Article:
Retroactive Child Support - An Overview of Mitchel v. Graydon
When a couple separates, they continue to bear responsibility for supporting any children they have had in common. This applies to married couples as well as couples in common-law relationships. Child support in Alberta is calculated based on a percentage of a payor parent’s income, and is owed monthly until the child in question reaches the age of majority (18 years old).
There are many nuances to the way child support amounts are calculated, taking into consideration where the child is living (whether with one parent or alternating between both), as well as differences between the parents’ incomes. If you would like to discuss the particulars of your specific circumstances, or address any questions related to family law, contact our Edmonton child support lawyers today.
Retroactive Child Support
The purpose of child support is to provide the child within a divorce or separation the same standards of living as they had while their parents were together. Child support is the right of the child, and is to be maintained in the child’s best interests.
In an ideal situation, the parent who owes child support will be honest about their finances, and pay their owed amount reliably on time. However, this is unfortunately not always the case. Sometimes individuals lie about how much money they have, and courts must enforce an imputation of income in order to retrieve appropriate child support payments.
Applications for child support may be made retroactively - even after the child has reached the age of majority. This helps to prevent incentives for payor parents to delay paying child support in the hopes that they might become immune to their debts once the child turns eighteen. It should be noted that a retroactive award of child support is not really “retroactive,” but rather an enforcement of payments the payor should have made in the first place.
Case Example: Mitchel v. Graydon
A 2020 case in British Columbia illustrates an example of court-ordered retroactive child support. In Mitchel v. Graydon, the parents were in a common law relationship and had a child together. Following their separation, the father - Graydon - understated the total amount of his income over the course of several years, thus paying less than what he should have owed.
Approximately a decade after the separation, the mother - Mitchel - applied to retroactively vary the child support Graydon owed, to reflect his real income. The hearing judge ordered Graydon to pay $23,000.
Graydon appealed this order on the grounds that their child was now an adult, and no longer a “child of the marriage” - thus the application had come “too late.” However, having considered the case, the court dismissed his appeal.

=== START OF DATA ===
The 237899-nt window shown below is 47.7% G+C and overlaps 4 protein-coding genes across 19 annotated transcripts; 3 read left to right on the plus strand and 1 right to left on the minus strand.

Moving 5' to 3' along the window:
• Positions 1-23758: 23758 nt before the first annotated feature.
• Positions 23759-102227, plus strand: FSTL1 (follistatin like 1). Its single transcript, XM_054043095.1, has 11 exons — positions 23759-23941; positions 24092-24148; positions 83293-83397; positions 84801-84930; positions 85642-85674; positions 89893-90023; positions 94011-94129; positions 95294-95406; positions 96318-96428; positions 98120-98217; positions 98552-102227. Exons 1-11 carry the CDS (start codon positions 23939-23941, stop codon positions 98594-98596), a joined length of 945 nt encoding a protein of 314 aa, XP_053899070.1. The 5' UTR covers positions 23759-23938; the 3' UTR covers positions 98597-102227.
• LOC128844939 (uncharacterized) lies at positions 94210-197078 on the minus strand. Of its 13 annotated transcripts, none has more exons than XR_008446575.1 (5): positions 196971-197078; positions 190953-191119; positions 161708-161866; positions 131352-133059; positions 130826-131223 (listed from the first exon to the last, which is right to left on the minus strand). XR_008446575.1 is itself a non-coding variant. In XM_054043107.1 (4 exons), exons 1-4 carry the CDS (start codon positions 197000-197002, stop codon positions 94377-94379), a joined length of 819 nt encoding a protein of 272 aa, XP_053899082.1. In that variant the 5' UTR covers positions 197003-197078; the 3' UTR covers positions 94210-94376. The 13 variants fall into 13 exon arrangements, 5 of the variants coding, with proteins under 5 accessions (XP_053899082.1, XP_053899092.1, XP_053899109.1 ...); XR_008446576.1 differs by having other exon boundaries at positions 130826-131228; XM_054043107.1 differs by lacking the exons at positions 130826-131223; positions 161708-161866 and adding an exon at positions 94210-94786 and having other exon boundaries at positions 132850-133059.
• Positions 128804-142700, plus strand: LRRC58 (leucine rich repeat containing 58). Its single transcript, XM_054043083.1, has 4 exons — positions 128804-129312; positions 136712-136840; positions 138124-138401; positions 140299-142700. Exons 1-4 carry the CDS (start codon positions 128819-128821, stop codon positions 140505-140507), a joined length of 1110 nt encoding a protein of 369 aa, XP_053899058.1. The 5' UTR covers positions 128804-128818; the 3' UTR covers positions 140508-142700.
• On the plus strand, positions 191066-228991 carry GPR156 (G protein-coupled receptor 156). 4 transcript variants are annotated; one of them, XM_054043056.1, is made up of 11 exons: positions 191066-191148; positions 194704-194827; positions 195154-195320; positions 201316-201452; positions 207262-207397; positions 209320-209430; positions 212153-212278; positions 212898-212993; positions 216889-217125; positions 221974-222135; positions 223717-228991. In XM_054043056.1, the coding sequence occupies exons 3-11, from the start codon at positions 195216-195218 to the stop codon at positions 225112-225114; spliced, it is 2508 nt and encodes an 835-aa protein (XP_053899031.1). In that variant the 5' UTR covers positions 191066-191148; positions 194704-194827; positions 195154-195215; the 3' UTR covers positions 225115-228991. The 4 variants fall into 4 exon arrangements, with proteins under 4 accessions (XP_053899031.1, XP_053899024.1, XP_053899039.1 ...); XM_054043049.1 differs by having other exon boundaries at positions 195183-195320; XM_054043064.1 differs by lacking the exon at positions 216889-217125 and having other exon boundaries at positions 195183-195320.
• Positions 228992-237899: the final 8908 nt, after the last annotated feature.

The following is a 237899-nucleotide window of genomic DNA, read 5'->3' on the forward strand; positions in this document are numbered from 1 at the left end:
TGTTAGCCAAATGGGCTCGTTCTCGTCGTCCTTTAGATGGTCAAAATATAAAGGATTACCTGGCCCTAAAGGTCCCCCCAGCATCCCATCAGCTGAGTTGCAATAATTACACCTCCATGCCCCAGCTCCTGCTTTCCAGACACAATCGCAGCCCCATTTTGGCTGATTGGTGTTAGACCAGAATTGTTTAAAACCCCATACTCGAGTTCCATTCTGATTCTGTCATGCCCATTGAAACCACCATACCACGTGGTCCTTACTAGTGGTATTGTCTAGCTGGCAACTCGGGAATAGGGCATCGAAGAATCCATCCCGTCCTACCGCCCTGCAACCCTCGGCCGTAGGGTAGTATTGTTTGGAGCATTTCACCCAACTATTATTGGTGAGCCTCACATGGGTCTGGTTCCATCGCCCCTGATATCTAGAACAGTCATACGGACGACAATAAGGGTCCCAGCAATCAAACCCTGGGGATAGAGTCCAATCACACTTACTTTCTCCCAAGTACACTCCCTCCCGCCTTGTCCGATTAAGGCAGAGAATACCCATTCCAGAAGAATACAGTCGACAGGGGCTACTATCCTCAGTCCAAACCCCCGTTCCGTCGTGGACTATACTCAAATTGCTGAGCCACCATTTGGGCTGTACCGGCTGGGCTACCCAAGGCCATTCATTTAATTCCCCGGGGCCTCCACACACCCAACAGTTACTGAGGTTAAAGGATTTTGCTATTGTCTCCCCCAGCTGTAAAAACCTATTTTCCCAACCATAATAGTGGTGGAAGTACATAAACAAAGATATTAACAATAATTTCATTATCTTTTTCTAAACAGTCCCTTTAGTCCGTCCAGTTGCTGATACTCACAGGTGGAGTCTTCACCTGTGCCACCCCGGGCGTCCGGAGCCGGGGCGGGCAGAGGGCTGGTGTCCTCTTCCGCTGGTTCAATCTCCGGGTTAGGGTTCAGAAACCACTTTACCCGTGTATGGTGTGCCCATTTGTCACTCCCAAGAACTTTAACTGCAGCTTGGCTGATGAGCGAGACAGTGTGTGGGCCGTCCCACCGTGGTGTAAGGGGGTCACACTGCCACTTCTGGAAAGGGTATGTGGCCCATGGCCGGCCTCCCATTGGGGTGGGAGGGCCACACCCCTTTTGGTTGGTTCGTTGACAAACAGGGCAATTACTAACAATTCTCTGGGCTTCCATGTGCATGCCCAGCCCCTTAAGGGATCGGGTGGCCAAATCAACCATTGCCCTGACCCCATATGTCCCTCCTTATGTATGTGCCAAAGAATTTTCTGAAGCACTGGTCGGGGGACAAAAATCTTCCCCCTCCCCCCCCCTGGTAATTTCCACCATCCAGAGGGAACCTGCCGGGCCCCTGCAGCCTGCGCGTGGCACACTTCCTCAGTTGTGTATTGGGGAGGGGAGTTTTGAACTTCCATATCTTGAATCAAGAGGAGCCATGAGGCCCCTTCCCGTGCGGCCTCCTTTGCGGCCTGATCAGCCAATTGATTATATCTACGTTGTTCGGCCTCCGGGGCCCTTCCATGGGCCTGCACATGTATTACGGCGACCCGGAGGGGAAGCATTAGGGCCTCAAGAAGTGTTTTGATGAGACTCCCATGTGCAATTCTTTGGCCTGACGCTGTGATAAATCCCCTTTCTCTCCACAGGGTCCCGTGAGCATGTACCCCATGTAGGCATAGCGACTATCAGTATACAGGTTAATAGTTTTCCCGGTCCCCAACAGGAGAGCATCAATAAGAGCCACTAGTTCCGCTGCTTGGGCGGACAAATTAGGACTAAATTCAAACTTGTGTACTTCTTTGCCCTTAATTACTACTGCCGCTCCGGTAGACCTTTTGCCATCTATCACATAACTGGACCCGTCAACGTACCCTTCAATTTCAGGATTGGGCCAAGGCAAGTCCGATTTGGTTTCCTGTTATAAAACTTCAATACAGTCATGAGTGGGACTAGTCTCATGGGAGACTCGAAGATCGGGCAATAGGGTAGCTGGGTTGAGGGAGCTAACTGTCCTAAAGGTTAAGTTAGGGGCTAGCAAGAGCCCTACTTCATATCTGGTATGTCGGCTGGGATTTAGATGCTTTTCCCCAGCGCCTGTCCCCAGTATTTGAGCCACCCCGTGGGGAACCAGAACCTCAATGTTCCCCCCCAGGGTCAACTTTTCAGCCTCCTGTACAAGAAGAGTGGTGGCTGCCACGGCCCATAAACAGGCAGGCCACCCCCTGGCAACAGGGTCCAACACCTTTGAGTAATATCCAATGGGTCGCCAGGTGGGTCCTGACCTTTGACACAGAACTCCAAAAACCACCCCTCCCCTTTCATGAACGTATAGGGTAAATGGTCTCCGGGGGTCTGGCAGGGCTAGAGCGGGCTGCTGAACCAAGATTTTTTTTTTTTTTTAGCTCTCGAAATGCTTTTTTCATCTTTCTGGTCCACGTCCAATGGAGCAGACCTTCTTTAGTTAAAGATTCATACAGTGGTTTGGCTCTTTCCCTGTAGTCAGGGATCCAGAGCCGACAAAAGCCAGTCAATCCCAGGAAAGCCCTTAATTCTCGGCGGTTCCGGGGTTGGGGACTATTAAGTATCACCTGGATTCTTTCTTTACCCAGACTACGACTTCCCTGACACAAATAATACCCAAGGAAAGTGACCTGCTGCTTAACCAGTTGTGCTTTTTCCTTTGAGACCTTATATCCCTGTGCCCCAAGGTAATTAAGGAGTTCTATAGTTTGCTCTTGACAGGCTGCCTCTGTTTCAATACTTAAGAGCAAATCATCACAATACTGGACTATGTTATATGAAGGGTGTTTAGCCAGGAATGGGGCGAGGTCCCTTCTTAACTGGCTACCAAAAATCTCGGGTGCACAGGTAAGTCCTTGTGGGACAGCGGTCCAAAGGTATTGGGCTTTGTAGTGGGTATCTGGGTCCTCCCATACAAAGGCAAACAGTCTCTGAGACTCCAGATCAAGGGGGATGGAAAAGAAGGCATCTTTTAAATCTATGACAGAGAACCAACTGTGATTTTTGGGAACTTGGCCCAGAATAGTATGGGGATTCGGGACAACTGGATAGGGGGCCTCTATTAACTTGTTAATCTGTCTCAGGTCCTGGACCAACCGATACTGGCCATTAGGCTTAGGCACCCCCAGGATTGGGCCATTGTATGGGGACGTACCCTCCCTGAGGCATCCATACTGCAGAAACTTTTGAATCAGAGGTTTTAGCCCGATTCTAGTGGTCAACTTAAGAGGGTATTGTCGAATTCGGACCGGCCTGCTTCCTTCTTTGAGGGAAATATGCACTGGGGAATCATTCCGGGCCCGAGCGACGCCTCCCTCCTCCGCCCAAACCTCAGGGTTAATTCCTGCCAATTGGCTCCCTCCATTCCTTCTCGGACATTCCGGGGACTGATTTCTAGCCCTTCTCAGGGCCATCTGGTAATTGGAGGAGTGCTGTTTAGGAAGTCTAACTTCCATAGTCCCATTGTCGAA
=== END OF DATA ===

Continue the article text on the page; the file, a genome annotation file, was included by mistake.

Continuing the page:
The Timing of Child Support Applications
The obligation to pay child support begins upon the separation of the parents, and does not disappear the moment the child reaches the age of majority. This is why, in the case of Mitchel v. Graydon, the court ruled in accordance with the Family Law Act: the payor father owed a debt as long as his child “qualified as a beneficiary at the time the support was due, irrespective of their status at the moment of the application.”
A court will typically consider why the recipient parent delayed seeking retroactive child support, and whether that delay was reasonable under the circumstances. They may also assess the circumstances of the payor parent, including their honesty regarding finances, and the hardships they might face in paying this retroactive award. Crucially, the court should also consider the hardships the child has faced because of neglected child support payments. In Mitchel v. Graydon, it is noted that the child was unable to pursue her choice of post-secondary education as a result of financial hardship.
Contact Our Edmonton Child Support Lawyers Today for a Consultation
Questions of child support can be challenging to navigate, especially when time has passed and communication lines between the former spouses are fraught. At Verhaeghe Law, our child support lawyers would be happy to speak with you about what’s possible in your unique case. Contact us today to schedule a consultation.
** Please note that this article is intended as a general overview on the subject of retroactive child support, and does not constitute legal advice. For legal advice, please consult with a lawyer.